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Black History Month is a month dedicated to celebrating African-American achievements and their role in U.S. History. It first started out as a week-long celebration, before February was designated as Black History Month in 1976. This is a very important month for many, as it teaches us about the prominent figures that aided in the Black History movement, but for some, there isn’t a personal meaning. I, for one, appreciate the month but do not have any other opinions about it, so I reached out to Black and African-American college students to hear their take. Here are some of their responses.
“It’s a time of year where black excellence gets its chance to shine in the median and receive the recognition it deserves.” – Trinity Brown
“To me, Black History Month means celebrating the lives of those who are oppressed but resilient. Celebrating that as a people, we’ve come so far but also recognizing that we still have more work to do.” – A Queen named Princess
“A month dedicated to remembering and honoring the great works of African-Americans.” – Beth
“A month that highlights the achievements of people with black skin within the United States…mostly.” – Tojo
“As a young biracial woman, Black History Month is a time of appreciation and celebration, honoring the people that made it possible for me to be born, grow up in a diverse, loving family, attend college and pursue a life, devastatingly enough, some of them could only dream of.” – Rachel
“I’m glad that African American achievements are recognized throughout the month, but I believe that this recognition shouldn’t be just a month-long affair. It should be year round, every single day type of deal. Black history should be every single day, not just a month.” – D
“Black History Month doesn’t mean much to me, but I feel it shows that White America still doesn’t shed open arms to the black community completely. Like the Indians got reservations, and the Jews got a whole a** country, but all black people get is a month to recognize our pain and struggles? That’s some b******t; we are still looked at just n****s.” – Zane Hairston
“If not for a lot of change, I’d still be considered 3/5ths of a […] person. I’ve spent all my life around these stupid [people]. We compete within our own community so much over the dumbest things, to the point where killing and stealing from each other is considered the norm. We as a people need to work on ourselves before dropping the blame on every white person we see. Sure, Black History Month means a lot to me in the sense that I am here, free and breathing because of the work of those before me. But honestly, Black History Month doesn’t mean sh*t to me because black people as a whole have become the exact thing we claimed to once despise, ‘the white man’. Now, we are our own oppressors.” – Micah D. Moore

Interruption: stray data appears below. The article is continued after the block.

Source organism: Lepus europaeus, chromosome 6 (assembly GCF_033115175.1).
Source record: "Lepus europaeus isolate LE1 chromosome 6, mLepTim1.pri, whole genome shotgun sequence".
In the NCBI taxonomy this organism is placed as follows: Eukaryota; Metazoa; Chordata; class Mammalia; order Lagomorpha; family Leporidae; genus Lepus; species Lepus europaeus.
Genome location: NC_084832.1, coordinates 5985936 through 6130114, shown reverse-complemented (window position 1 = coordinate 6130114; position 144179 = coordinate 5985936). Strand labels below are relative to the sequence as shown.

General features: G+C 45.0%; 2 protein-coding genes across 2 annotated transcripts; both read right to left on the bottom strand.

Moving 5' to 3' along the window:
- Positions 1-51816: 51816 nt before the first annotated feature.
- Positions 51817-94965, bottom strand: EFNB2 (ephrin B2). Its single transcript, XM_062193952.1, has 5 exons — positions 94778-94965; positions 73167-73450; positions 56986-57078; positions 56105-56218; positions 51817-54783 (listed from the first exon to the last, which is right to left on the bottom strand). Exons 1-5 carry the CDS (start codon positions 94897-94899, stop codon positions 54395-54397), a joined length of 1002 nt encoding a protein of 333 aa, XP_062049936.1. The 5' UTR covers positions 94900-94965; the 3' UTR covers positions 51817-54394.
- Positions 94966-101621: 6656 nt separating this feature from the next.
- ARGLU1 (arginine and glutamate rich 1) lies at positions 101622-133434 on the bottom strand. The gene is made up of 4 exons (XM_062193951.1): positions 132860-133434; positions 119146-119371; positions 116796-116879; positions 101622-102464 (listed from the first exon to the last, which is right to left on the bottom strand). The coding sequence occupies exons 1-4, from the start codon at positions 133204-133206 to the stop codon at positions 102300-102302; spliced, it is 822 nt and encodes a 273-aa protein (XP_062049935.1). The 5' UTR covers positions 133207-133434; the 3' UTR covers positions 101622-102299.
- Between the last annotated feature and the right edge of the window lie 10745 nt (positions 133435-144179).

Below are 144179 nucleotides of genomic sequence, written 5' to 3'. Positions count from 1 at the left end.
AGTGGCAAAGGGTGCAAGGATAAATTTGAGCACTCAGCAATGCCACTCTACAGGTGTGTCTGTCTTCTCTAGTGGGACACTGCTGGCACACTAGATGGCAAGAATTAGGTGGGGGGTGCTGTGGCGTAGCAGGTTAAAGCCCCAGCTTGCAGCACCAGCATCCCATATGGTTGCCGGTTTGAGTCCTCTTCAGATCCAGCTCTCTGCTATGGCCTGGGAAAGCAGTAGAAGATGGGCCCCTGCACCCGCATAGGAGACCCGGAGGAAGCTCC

“Africans in Western Civilization, The United States. African-Americans we call them, have been dehumanized, owned as cattle, stripped of cultural understanding and coerced into serving America. To be quite honest, Black History Month is merely a Band-Aid over a bloody and beaten body. America’s public schools have failed to incorporate African history as a subject. African-Americans, including myself, are oblivious to the cultural roots of Africa and have been stripped of this knowledge of themselves and myself since the struggle for independence from Britain, and the founding of the ‘Free Nation’. African-Americans are dead without the knowledge of themselves. African culture, within America and outside of it (Africa), has gone unexplored in American Schools, past history and the status quo. African Americans are exploited by the prison systems of this ‘Free Country,’ creating a modern slave workforce, confining them not only physically but psychologically. The plight of African Americans needs to be actively studied, both past and present history. Black history should be studied every day of the year. For centuries, African-Americans have been, and continue to be, alienated, attacked and conquered. America has no interest in empowering black people; this has been the case for African Americans since the fight for independence. Teaching African Americans the horrors committed by the “Free Nation” would produce outrage, hostility and, worst of all, collective understanding and action. America does not wish for African-American citizens to challenge the powers that control it. To acknowledge black history would be to acknowledge the efforts of Washington and the CIA to entice MLK to commit suicide. To acknowledge black history would show Reagan’s administrations flooding the streets of New York ghettos with crack cocaine, and to fuel mass incarceration. To acknowledge black history would reveal the rape of a people and destroy the myth of freedom and values the nation pledges to bring. America does not stand for Black lives or Black History.” – Kendel Jordan
Black History Month means a lot to black and African-American college students in different ways. Some appreciate the month, finding it appropriate in celebrating Black History, while others took off on the prompt “What does Black History Month mean to you” and used it to bring awareness to the plights that affect blacks and African-Americans throughout history as well as today. Black History Month is important, but I agree that we should be taught about the struggles, both past and present, and normalize the everyday celebration of the Black and African-American community.